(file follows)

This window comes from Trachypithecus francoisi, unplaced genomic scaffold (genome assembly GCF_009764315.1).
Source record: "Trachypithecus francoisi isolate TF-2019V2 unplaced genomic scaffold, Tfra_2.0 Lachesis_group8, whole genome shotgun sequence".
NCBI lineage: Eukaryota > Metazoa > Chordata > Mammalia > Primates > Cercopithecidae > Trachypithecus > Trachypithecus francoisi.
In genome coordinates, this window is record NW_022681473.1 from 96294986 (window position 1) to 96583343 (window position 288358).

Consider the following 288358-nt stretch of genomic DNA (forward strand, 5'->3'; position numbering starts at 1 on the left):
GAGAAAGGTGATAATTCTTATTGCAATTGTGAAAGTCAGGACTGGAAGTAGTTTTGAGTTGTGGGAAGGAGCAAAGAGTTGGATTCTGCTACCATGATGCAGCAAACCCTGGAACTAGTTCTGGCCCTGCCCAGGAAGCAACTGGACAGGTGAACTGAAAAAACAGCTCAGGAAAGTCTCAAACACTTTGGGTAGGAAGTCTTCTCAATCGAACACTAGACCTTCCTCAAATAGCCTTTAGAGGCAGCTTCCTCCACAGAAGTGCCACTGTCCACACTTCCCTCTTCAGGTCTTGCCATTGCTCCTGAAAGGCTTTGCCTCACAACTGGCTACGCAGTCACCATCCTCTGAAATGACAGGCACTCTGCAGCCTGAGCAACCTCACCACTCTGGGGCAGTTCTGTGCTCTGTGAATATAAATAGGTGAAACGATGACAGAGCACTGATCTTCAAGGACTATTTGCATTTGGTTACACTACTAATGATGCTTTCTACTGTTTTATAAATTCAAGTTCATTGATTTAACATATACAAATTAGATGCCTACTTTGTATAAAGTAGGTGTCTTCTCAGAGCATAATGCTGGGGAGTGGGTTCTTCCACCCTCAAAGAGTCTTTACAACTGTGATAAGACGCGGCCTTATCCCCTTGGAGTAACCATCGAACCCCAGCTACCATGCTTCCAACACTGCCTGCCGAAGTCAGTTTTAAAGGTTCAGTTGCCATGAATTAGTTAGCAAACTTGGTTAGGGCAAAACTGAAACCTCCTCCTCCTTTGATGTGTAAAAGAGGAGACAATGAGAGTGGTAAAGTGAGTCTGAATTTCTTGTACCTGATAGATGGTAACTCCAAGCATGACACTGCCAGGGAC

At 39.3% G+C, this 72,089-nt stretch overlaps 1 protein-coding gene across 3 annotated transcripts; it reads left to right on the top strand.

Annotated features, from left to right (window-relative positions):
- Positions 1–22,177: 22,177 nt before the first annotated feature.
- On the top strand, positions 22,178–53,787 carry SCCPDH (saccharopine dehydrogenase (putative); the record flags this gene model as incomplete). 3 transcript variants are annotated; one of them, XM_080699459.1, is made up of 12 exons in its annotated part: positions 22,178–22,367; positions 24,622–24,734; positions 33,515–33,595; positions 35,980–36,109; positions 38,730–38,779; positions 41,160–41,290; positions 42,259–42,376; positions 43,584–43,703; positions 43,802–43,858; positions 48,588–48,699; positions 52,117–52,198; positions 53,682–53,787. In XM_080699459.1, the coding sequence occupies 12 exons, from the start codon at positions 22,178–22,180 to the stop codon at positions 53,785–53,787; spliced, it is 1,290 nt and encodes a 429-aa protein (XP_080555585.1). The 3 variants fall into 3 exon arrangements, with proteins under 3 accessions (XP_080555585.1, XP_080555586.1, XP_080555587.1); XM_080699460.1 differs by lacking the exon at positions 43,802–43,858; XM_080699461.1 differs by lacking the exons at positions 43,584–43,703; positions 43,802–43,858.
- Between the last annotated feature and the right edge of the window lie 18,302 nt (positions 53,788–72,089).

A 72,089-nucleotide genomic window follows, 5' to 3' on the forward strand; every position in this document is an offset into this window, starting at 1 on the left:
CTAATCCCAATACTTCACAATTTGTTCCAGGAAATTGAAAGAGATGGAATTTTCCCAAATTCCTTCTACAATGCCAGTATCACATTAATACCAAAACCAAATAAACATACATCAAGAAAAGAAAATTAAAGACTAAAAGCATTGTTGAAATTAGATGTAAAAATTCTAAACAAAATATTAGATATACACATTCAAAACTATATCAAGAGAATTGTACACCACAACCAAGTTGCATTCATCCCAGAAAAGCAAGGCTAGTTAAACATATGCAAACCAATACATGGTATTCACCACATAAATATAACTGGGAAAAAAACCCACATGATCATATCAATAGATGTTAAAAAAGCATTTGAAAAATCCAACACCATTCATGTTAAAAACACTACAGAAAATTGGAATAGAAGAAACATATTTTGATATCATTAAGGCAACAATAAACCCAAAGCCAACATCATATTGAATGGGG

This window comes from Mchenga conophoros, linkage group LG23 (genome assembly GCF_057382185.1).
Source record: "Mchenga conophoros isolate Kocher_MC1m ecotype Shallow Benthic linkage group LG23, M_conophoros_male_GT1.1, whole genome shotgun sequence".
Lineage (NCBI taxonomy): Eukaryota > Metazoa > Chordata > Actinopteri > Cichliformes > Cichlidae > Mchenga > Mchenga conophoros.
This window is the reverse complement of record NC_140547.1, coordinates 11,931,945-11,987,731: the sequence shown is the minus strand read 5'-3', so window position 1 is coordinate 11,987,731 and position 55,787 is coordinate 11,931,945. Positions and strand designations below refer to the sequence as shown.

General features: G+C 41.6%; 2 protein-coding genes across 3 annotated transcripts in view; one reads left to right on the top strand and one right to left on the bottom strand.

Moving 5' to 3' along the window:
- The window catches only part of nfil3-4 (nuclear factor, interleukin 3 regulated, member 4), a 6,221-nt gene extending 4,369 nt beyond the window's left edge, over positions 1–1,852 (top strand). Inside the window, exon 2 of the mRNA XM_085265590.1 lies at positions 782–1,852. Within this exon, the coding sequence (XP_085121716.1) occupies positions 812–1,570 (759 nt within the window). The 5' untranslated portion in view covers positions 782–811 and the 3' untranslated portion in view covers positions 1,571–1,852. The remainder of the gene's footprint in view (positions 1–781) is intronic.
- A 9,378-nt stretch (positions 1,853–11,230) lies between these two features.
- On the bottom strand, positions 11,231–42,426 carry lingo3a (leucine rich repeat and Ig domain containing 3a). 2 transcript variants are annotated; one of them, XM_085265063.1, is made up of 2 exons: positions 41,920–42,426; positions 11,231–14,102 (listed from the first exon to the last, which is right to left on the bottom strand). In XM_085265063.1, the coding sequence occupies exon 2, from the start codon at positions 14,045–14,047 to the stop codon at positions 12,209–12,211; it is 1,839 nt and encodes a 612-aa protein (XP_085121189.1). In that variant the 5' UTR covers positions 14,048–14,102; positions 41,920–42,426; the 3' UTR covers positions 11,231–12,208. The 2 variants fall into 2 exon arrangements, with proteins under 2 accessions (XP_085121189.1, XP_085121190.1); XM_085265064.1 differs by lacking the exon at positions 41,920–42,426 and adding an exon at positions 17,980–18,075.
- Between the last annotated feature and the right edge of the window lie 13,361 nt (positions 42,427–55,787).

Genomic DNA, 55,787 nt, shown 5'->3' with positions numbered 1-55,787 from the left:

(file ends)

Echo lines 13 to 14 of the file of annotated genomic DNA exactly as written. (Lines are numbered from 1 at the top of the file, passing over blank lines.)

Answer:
CTAATCCCAATACTTCACAATTTGTTCCAGGAAATTGAAAGAGATGGAATTTTCCCAAATTCCTTCTACAATGCCAGTATCACATTAATACCAAAACCAAATAAACATACATCAAGAAAAGAAAATTAAAGACTAAAAGCATTGTTGAAATTAGATGTAAAAATTCTAAACAAAATATTAGATATACACATTCAAAACTATATCAAGAGAATTGTACACCACAACCAAGTTGCATTCATCCCAGAAAAGCAAGGCTAGTTAAACATATGCAAACCAATACATGGTATTCACCACATAAATATAACTGGGAAAAAAACCCACATGATCATATCAATAGATGTTAAAAAAGCATTTGAAAAATCCAACACCATTCATGTTAAAAACACTACAGAAAATTGGAATAGAAGAAACATATTTTGATATCATTAAGGCAACAATAAACCCAAAGCCAACATCATATTGAATGGGG

This window comes from Mchenga conophoros, linkage group LG23 (genome assembly GCF_057382185.1).